Online Sales Tax Exposed: What Amazon’s Decision Means for E-Businesses


As sales tax revenues continue to downward spiral, the online sales community is destined to become a piggy bank for the government. A recent decision by Amazon triggered what could be a nationwide wave of changes to state’s online sales tax – and will expose sellers who haven’t been keeping up. Here’s what you need to know about the potential changes and how they could impact your small business.

Amazon Is Handing Over Data to the State

Amid pressure from the Massachusett’s government, Amazon announced this year that it will hand over precious third-party seller data to the state’s tax officials. The data will expose uncompliant online sellers, allowing Massachusetts to go after uncollected online sales tax– and we can expect that the rest of the country will soon follow suit.

Changing Online Sales Tax

Amazon (like most online retailers) does not charge, collect, or remit sales tax for third-party sellers. Instead, Amazon charges sellers to put their items in Amazon’s store but doesn’t add online sales tax when the items are brought to check out. This process leaves individual sellers to fend for themselves.

States weren’t always able to require businesses to collect and remit sales tax unless the business had “sufficient physical presence” (i.e. office presence or a majority of their business conducted in that state). In fact, the issue hasn’t been heard in the Supreme Court since 1993– well before the digital sales era.

This year, the US Supreme Court has decided to review South Dakota v. Wayfair, which will determine if online-only sellers without a store will need to collect state sales tax on transactions with its state residents. This decision is monumental for the entire online sales space and the thousands of small businesses that rely on it.

The Impact on Online Sellers

An estimated 90 percent of online businesses don’t comply with current sales tax collection and remission laws. For these sellers, there’s no more hiding. Amazon’s compliance with Massachusett’s request will likely trigger similar requests from other states. Soon, the states where your clients live will have your data – and come after what’s missing.

State tax departments will likely hire more auditors and target sellers who have fallen short of their tax obligations. Even for those who are currently in compliance, you’ll have to monitor sales across all states if the Court adopts an “economic presence” test to ensure you’re compliant. As you can imagine, things can get out of hand (and unorganized) quickly. Even low-volume sellers may need to hire a tax compliance manager.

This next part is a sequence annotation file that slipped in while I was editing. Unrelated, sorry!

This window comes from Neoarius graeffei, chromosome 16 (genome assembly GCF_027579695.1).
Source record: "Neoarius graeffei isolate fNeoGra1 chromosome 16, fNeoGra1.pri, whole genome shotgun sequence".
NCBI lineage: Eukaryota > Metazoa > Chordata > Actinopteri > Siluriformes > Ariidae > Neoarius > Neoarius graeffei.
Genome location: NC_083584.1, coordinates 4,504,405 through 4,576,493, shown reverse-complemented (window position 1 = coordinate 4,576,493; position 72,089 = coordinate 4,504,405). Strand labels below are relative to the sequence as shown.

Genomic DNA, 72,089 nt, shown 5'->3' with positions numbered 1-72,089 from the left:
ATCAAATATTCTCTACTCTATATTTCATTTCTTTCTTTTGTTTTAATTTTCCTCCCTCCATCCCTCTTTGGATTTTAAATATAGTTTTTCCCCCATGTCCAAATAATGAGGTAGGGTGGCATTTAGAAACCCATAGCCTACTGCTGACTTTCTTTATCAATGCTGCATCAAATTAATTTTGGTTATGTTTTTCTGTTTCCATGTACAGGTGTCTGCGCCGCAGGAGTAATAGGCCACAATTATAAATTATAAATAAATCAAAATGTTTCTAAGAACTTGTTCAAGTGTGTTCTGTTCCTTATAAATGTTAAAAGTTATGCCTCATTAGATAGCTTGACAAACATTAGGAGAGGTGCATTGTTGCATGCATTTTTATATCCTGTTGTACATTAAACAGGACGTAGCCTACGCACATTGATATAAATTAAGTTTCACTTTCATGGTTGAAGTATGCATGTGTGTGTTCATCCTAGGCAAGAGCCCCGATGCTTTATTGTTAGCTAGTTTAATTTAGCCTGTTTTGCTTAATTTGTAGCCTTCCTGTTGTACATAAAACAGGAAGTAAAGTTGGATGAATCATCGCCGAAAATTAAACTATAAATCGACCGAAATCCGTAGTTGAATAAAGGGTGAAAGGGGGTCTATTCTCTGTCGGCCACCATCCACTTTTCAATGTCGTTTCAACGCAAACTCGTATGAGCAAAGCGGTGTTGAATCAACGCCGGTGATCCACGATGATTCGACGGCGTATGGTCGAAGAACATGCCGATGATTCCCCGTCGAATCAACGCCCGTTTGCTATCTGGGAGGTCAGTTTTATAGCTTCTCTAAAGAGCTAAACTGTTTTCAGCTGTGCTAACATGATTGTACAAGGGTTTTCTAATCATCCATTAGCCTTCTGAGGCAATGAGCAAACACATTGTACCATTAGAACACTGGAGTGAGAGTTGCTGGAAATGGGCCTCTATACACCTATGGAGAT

Online Seller? Here’s What You Should Do

Assess state tax requirements for your situation: Each state has different nexus rules. For starters, keep an eye out on which states are requesting data and where Amazon is releasing it. From there, you’ll need to take inventory of where you do business – and not just where your office is. For instance, consider your business locations, gross sales, or even the state where you have a third-party warehouse.

Make a plan: The good news is the government can’t hold you responsible for tax on old sales as proscribed by new legal standards. This means your current sales tax obligations will be reconciled against current state laws, even if the Court sets a new standard across all 50 states. You’re not off the hook, though – every online seller needs a sales tax compliance plan moving forward.

Get help from a tax professional: While there are software tools to help with nexus, a tax professional can help with determining where you’re required to collect sales tax and whether you need to file or amend returns. Working with a tool or getting help up front can prevent problems in the future, like owing a debt or being audited, and a competent tax professional can help get you the right setup for your specific business. If you receive a letter from any state regarding owed online sales tax, a tax professional can also help you through both the audit and a debt resolution.

Get ahead of the curve before it hits – and hurts – your online sales and business as a whole.

The experts at Tax Defense Network have been helping online sellers and all types of businesses with sales tax compliance since 2007. We have offices nationwide and offer affordable payment plans to help sellers on any budget.

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